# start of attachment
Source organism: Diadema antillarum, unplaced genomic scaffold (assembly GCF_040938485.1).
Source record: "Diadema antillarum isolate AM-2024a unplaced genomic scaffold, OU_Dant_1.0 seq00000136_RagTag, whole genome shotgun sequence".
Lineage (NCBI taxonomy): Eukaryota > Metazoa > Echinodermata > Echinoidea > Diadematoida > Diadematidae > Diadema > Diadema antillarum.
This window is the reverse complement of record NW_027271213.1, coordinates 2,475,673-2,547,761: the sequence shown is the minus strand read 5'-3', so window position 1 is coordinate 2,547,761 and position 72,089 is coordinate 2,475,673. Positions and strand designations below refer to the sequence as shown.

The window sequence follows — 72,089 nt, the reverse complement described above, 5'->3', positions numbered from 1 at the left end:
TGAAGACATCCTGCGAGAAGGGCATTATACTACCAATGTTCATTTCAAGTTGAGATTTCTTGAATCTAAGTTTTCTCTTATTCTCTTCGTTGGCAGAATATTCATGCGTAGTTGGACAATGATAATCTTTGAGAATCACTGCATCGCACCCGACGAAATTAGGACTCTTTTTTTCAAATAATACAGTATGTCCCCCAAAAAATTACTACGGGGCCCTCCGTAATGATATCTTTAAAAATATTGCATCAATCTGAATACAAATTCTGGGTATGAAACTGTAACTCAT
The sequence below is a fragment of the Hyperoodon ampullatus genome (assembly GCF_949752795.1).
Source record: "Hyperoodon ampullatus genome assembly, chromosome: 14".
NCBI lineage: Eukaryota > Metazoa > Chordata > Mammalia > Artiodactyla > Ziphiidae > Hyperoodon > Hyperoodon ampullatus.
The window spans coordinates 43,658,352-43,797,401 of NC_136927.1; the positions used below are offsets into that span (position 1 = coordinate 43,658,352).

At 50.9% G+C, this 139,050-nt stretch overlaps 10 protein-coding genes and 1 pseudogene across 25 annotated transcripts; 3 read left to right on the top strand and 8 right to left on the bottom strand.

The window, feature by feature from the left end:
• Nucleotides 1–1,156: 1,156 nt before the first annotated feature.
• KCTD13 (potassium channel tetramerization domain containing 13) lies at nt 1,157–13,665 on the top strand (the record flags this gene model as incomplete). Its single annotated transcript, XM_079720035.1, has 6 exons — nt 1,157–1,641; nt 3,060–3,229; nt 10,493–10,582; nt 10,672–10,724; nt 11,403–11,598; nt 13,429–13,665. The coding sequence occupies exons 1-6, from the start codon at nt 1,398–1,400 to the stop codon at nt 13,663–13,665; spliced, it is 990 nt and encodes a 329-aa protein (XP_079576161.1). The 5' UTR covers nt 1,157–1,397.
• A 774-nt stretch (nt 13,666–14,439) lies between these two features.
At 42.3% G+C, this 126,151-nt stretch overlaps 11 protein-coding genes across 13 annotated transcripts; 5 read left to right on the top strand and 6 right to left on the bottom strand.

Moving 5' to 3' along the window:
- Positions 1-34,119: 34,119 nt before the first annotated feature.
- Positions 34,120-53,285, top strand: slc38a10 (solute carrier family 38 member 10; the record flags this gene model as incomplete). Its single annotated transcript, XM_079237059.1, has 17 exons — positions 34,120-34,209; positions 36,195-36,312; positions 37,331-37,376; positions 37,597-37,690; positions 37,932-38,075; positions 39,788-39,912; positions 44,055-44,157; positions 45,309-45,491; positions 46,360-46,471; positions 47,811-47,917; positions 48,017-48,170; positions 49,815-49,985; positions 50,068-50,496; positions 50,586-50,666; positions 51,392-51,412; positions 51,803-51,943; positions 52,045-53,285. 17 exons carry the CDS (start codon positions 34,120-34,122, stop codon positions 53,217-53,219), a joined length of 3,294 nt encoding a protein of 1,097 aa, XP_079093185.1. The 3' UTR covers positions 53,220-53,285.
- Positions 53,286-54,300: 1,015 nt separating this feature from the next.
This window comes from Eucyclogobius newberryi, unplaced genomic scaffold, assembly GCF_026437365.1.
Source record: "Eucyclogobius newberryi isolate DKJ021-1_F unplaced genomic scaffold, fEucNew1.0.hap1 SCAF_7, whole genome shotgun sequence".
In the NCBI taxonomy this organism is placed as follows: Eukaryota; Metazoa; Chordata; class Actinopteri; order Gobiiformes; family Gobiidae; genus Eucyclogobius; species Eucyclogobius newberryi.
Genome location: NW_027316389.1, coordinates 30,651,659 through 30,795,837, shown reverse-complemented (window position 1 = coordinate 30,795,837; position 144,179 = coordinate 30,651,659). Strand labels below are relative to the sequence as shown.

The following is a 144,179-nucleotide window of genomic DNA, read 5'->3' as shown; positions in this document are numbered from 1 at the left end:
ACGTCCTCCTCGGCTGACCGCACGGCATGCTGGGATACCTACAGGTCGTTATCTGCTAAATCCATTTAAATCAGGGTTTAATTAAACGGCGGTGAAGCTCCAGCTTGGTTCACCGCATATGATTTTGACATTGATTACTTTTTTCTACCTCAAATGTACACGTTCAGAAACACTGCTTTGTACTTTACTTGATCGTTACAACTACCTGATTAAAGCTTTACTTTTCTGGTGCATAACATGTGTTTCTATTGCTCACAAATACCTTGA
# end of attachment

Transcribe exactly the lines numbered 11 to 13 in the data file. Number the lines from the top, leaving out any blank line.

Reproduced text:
At 50.9% G+C, this 139,050-nt stretch overlaps 10 protein-coding genes and 1 pseudogene across 25 annotated transcripts; 3 read left to right on the top strand and 8 right to left on the bottom strand.

The window, feature by feature from the left end:
• Nucleotides 1–1,156: 1,156 nt before the first annotated feature.